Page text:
Anyway with the new monitor my PC now runs at full 16:9 1080p, which anyone with a half-decent knowledge of HD should know implies a 1920×1080 resolution at 60Hz. The refresh rate might be a bit low for my tastes, but it’s sufficient enough for allowing me a Full HD experience in my games and media. So for the first time, I’ve now been playing games at 1080p. Some games look absolutely amazing at higher resolutions while others, unfortunately, don’t. Some games are bafflingly laggy on my otherwise adequate PC, such as GTAIV which drags along even on low settings whereas I can play Crysis 3 on medium and BioShock Infinite on high. Badly coded engine or just a bottleneck in my system? I’ll leave it up to the techies to decide.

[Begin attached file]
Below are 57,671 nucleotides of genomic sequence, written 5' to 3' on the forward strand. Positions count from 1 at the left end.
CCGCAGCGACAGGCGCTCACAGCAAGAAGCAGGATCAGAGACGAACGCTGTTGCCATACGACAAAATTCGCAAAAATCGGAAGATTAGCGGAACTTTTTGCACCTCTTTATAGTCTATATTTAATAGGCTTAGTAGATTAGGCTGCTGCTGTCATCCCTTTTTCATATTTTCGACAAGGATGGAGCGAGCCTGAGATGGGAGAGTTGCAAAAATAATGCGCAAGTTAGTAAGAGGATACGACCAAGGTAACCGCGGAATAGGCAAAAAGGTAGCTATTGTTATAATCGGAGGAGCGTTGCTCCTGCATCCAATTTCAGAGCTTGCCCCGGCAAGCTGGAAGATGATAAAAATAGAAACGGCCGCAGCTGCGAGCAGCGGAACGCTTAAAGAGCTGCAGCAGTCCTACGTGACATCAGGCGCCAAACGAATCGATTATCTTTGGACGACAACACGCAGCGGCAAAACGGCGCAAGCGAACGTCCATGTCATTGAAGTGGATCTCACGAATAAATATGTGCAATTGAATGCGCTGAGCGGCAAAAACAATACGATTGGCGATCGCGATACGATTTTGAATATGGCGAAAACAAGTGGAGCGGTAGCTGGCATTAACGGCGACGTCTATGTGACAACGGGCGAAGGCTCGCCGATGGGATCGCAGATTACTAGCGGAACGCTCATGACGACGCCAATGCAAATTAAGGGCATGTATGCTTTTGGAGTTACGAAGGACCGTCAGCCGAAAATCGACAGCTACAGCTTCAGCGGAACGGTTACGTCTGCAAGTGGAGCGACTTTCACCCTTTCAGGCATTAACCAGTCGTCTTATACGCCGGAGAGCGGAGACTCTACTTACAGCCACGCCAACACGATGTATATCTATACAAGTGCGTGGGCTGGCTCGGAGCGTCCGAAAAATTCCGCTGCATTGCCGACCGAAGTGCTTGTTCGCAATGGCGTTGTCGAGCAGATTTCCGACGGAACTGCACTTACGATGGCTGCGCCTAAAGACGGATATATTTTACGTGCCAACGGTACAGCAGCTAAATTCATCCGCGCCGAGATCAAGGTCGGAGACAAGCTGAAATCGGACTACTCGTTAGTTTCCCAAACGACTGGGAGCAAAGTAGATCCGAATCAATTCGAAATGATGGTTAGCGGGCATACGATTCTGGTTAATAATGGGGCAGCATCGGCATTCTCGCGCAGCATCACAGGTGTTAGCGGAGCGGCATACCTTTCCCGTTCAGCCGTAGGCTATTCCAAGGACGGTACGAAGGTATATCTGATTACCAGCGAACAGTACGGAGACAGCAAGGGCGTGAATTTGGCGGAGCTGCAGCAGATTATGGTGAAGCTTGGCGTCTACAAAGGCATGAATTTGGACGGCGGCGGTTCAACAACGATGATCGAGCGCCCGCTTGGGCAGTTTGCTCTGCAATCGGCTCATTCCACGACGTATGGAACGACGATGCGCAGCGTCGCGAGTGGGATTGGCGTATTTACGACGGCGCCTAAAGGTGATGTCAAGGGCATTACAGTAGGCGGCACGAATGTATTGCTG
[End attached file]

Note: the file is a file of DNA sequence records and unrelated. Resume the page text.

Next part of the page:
Having built my PC a good few years ago now, it is indeed showing its age, however what I’ve noticed across the board of games that I’ve played so far, trying out 1080p, is that it’s not the high resolution and therefore increased pixels on screen at a particular time that is important, but rather how well they are processed. To this extent, I understand that the bit width of your GPU is important, and so that means GeForce cards will always win out over their equivalent Radeon competitors, but I thought I’d explore this a bit more.